Ressa founded the digital media outlet Rappler in the Philippines in 2012. After Rodrigo Duterte was elected as Philippine president in 2016, she became the target of a series of attacks. Ressa has been arrested several times. This month, with the new administration of Bongbong Marcos in place, Rappler was ordered to shut down. Ressa plans to appeal.

Foreign Policy spoke with Ressa right as she was waiting in Manila for a decision about Rappler’s fate. That conversation was part of FP Live, the magazine’s forum for live journalism. You can watch the extended interview in the video box below. What follows is a condensed and lightly edited transcript.

Foreign Policy: Maria, you have faced relentless attacks. Former President Rodrigo Duterte ordered your media company, Rappler, to be shut down for allegedly violating foreign ownership rules. The case is ongoing, but where do things stand right now?

Maria Ressa: Where do I begin? In less than two years, I’ve received 10 arrest warrants. That’s 10 criminal cases in less than two years. Two days before the end of the Duterte administration, the SEC [Securities and Exchange Commission] issued what is essentially a shutdown order. Two years earlier, in January 2018, the SEC tried to revoke our license to operate. We fought it in court and now we’re at the tail end of that process.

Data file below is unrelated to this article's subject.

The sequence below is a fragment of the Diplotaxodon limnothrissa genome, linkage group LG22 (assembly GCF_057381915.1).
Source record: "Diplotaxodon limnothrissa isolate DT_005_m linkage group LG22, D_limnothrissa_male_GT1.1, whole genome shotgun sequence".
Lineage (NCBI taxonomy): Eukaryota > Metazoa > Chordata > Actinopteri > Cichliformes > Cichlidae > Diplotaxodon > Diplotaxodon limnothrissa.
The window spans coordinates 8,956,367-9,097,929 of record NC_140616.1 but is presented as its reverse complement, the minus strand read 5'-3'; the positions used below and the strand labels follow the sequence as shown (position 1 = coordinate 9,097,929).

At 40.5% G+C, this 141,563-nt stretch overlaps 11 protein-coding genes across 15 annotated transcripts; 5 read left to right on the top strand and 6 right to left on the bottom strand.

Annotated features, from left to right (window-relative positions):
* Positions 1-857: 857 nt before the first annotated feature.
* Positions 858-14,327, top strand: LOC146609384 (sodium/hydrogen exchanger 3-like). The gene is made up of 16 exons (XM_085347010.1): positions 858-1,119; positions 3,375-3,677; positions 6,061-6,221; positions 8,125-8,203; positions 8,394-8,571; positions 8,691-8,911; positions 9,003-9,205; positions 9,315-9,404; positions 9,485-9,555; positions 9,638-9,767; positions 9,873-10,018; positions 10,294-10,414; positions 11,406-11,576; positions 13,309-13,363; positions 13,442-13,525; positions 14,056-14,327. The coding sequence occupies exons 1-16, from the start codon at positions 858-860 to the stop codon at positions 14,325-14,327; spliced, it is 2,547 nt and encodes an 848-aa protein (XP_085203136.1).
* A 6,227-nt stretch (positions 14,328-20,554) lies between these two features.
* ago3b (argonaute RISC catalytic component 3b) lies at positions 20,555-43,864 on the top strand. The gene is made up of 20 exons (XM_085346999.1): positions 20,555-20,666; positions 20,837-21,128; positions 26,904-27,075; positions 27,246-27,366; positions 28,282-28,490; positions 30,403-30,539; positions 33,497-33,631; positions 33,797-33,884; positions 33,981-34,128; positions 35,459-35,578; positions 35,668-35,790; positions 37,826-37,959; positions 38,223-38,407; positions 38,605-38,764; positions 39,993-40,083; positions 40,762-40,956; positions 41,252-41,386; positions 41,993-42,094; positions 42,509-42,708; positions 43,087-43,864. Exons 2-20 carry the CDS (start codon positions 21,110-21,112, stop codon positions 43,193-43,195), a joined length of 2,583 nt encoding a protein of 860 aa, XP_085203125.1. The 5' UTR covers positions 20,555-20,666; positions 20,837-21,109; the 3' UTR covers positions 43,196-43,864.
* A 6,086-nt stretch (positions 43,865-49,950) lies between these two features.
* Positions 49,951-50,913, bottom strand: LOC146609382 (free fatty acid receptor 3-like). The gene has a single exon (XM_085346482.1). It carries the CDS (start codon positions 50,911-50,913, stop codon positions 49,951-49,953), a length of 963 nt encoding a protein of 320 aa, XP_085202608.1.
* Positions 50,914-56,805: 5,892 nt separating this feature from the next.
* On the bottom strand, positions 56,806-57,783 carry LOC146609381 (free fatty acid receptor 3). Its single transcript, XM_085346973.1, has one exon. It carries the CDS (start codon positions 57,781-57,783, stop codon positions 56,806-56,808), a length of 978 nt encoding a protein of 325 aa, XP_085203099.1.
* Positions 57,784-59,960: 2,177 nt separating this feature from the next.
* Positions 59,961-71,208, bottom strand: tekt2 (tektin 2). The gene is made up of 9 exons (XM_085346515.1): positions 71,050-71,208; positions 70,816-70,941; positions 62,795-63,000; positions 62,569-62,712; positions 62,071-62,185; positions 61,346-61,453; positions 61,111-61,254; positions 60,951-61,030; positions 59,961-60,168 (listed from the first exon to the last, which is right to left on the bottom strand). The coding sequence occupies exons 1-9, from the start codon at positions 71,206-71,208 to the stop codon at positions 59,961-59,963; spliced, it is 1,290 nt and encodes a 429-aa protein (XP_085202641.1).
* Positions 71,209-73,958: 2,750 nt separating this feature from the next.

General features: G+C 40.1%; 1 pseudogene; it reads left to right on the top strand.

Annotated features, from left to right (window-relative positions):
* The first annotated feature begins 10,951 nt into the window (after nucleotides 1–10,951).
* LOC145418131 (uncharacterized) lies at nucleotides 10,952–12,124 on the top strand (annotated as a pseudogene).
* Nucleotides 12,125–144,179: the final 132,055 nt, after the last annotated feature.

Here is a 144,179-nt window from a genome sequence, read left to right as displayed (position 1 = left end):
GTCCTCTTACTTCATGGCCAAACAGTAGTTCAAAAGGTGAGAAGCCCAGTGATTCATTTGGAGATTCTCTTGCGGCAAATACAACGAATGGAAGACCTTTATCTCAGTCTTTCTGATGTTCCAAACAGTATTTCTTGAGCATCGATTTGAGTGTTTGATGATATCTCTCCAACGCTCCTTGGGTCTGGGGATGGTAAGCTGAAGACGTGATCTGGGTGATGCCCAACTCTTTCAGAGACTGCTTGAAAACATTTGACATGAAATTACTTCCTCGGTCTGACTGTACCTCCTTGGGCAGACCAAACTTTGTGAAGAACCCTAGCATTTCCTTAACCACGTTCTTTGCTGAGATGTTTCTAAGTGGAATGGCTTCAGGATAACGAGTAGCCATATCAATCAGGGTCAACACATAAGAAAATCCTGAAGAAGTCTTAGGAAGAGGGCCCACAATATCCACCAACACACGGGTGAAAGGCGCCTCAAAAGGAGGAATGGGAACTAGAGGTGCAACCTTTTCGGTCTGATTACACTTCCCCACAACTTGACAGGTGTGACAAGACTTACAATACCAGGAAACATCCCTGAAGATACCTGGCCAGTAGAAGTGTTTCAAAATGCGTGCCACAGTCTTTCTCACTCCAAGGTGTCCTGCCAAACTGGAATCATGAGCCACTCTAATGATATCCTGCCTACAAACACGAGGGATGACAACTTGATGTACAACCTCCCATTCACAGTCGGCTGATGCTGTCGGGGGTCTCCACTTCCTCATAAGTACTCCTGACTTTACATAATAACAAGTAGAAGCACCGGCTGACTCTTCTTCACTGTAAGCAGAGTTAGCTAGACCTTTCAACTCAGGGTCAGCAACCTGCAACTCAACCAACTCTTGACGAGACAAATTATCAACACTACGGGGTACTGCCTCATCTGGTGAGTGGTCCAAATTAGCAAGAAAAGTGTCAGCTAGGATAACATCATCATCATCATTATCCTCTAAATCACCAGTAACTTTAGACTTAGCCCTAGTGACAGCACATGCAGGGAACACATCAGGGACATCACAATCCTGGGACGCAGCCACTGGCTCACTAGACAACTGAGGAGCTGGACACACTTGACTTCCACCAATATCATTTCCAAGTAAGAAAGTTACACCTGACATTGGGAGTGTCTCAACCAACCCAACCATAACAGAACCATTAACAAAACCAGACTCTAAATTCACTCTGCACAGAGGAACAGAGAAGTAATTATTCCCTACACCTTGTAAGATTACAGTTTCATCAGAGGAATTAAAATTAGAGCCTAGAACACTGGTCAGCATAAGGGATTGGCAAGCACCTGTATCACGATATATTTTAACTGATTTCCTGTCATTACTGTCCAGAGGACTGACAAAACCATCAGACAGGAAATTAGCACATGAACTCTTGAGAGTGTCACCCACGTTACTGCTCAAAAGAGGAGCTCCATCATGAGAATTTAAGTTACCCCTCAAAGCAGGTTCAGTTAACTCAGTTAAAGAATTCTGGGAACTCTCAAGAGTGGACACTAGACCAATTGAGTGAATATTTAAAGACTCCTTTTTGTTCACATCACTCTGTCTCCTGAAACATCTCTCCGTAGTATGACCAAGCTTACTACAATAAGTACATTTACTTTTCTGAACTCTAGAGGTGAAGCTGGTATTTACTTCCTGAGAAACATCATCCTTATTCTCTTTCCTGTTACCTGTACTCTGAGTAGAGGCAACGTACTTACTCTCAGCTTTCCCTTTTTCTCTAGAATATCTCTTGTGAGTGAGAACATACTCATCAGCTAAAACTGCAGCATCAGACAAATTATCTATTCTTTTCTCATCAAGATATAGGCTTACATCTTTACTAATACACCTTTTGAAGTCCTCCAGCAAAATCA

Authorities under the Marcos administration could shut Rappler down anyway—despite the fact that we have more legal recourse. It’s similar to the tactics that the Duterte administration took against more progressive, smaller websites where they essentially just blocked them. But here’s the good news: We survived the Duterte administration.